Companies unrelated to banking are standing shoulder-to-shoulder with banking and financial services companies to expand payment services to customers across the country
Uber, Samsung. Google. Alibaba. Apple. A common thread runs across these global firms. Very shortly they will be influencing the payments ecosystem in India… and a surprising element is they are not even banks! Non-banking companies are vying for the payments piece not only globally but also in India. The landscape is changing and it is changing really fast.
It’s difficult, and at the same time, interesting to visualise all parts of the payments machine that will finally move together. On one side, we are opening payments banks to reach out to the financially underserved. On the other, a variety of apps on the mobile phone are aiming for the same set of digital savvy consumers. Companies unrelated to banking are standing shoulder-to-shoulder with banking and financial services companies to expand payment services to consumers. While not all players are directly involved with end-user payments, organisations are forming the building blocks of the environment that will shape the payments ecosystem of tomorrow. Some of the players in this game changing environment are:
Not only are smartphone manufacturers integrating hardware such as near-field communication (NFC) but developing ecosystems to enable faster payments. Apple Pay, Samsung Pay and Android Pay have recently been introduced in developed countries and will reach the Indian shores very soon.
Internet connectivity is the backbone of payments infrastructure, especially since transactions need to be authenticated in real time. As telecom companies prepare to battle it out between themselves to acquire customers, it will be a real boon for enabling payments in the country.
Technology Companies And The Startups
Tech companies are constantly inventing newer ways of payments. At FIS, we are setting up a financial inclusion lab in India to use technology for improving financial inclusion in the country. Startups are innovating payment technologies; one such startup is completely redefining how payments can happen with sound tones being exchanged. It is confident that it will work even on the busiest street with ample background noise. There are many such innovations at play — and some of these will survive being the fittest in the evolution game.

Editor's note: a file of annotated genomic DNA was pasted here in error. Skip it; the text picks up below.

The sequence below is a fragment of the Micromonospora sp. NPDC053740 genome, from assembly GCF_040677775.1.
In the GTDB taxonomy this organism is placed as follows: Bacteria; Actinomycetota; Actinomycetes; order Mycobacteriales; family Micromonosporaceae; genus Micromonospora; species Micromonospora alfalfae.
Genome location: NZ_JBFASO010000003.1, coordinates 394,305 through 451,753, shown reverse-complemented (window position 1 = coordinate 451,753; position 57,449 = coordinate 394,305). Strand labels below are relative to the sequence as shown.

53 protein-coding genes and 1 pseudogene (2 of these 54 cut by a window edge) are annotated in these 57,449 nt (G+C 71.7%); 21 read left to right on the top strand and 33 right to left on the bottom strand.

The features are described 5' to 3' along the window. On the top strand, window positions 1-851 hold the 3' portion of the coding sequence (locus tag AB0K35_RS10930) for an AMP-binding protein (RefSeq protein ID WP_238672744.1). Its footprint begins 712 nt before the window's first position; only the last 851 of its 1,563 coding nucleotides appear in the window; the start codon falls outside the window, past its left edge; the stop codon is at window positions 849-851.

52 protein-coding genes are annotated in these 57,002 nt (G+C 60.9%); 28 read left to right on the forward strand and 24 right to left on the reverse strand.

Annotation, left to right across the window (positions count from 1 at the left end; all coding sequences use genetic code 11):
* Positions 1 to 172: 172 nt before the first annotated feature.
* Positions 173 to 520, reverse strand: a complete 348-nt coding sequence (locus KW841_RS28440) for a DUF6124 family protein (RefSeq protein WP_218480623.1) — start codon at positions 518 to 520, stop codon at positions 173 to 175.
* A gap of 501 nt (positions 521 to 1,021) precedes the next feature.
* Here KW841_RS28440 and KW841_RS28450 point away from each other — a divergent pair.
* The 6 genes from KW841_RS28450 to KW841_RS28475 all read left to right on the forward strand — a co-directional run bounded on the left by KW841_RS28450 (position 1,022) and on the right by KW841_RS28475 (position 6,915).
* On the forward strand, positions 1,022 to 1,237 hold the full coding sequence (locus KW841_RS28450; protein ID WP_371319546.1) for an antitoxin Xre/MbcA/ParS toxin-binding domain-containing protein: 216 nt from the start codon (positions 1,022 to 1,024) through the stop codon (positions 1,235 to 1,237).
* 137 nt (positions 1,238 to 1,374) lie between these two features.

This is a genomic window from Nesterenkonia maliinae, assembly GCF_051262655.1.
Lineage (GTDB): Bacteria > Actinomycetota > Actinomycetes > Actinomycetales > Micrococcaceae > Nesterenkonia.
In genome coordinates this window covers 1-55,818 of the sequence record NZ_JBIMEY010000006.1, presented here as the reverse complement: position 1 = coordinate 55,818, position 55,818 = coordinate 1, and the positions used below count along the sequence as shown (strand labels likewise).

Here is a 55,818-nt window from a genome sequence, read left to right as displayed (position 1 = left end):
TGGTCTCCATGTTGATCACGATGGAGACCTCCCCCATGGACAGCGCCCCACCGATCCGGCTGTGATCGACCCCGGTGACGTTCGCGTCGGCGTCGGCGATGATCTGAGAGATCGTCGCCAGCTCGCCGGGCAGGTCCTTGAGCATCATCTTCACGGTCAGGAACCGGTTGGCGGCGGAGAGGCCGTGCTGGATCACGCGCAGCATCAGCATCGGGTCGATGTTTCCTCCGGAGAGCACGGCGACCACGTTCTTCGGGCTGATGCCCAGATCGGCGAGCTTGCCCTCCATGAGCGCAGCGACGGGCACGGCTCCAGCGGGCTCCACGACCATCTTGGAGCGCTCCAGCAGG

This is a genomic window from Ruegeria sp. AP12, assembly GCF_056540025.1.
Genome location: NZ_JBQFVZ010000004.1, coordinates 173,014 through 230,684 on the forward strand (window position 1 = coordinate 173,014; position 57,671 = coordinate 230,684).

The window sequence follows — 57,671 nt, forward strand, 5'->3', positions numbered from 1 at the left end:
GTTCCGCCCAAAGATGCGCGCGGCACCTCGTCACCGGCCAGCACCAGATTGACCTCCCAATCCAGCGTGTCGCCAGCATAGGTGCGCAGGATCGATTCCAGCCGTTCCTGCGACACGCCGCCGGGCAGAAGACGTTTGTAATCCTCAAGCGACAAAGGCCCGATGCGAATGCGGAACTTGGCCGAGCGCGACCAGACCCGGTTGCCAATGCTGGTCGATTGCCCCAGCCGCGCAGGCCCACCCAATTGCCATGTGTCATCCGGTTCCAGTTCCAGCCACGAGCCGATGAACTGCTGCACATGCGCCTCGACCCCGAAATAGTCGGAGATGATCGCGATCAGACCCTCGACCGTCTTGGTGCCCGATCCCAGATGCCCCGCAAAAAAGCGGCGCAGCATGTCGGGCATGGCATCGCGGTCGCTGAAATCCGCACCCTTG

The National Payments Corporation of India has played an excellent role as a regulator to facilitate an affordable payment mechanism. With continuous stream of payment products and interfaces, NPCI is firmly placed at the centre of the transformation. The immediate payment service (IMPS) has been extremely successful in India and shortly NPCI will introduce new projects such as unified payments interface (UPI) that will allow payments to be as easy as sending a text message. Along with UPI, NPCI is also introducing the Bharat Bill Pay system — a centralised bill payment system to pay utility bills, electronic toll collections and tap-and-go cards for mass transit systems.
While there is an oversupply of mobile wallets today, time will decide who will survive. There is severe competition between banks, pure-play mobile wallet companies and social media apps. Indian consumers have been lapping up the wallets — largely due to convenience, promotions as well as fancy cash backs that are bundled as a package. However, in the long term, trust will be key for the wallet’s success. While we all have one (physical) wallet with us, we will have options when choosing the digital wallet for the long term.
The Payments Banks
Last but not the least, the idea behind payments banks was to make it simpler for people to make payments of all kinds, and less as a driver of savings. Their appeal could be universal — across the middle and upper classes of people at one end, where the attraction could be convenience and ease of use for frequent or routine transactions; to the low-wage earners and tiny businesses at the other end, where the driver could be less stringent and the access to essential payment services easier.
However, the payments banks will have to continuously re-evaluate and innovate in order to attract customers. They should look at holistic digitisation, rather than automating a few transactions. They will also need to re-imagine physical distribution channels to complement and leverage the digital presence. They also have opportunity to look at analytics to create novel products for end-user usage.
While the 11 payments banks may be competing for the same customer pie, there is immense scope to increase the pie — by serving the under-banked and the under-served. This can be achieved by lowering transaction costs as well as simplifying processes and technology to finally become a cashless society — across all its sections.